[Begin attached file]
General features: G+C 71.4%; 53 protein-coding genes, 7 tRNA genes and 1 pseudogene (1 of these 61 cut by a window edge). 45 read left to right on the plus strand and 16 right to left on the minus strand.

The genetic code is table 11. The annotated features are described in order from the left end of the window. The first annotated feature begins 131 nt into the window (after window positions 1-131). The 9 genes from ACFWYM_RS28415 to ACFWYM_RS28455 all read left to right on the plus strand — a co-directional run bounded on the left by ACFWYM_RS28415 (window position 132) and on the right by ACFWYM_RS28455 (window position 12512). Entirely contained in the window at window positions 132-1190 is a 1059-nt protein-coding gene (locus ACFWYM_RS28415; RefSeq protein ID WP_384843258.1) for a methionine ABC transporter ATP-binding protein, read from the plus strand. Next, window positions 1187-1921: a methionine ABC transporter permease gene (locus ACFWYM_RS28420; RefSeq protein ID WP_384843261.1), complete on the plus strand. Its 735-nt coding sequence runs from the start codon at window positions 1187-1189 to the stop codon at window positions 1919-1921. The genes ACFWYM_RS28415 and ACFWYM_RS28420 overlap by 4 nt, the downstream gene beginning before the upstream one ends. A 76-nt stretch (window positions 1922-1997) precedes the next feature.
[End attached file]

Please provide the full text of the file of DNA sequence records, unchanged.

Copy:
General features: G+C 71.4%; 53 protein-coding genes, 7 tRNA genes and 1 pseudogene (1 of these 61 cut by a window edge). 45 read left to right on the plus strand and 16 right to left on the minus strand.

The genetic code is table 11. The annotated features are described in order from the left end of the window. The first annotated feature begins 131 nt into the window (after window positions 1-131). The 9 genes from ACFWYM_RS28415 to ACFWYM_RS28455 all read left to right on the plus strand — a co-directional run bounded on the left by ACFWYM_RS28415 (window position 132) and on the right by ACFWYM_RS28455 (window position 12512). Entirely contained in the window at window positions 132-1190 is a 1059-nt protein-coding gene (locus ACFWYM_RS28415; RefSeq protein ID WP_384843258.1) for a methionine ABC transporter ATP-binding protein, read from the plus strand. Next, window positions 1187-1921: a methionine ABC transporter permease gene (locus ACFWYM_RS28420; RefSeq protein ID WP_384843261.1), complete on the plus strand. Its 735-nt coding sequence runs from the start codon at window positions 1187-1189 to the stop codon at window positions 1919-1921. The genes ACFWYM_RS28415 and ACFWYM_RS28420 overlap by 4 nt, the downstream gene beginning before the upstream one ends. A 76-nt stretch (window positions 1922-1997) precedes the next feature.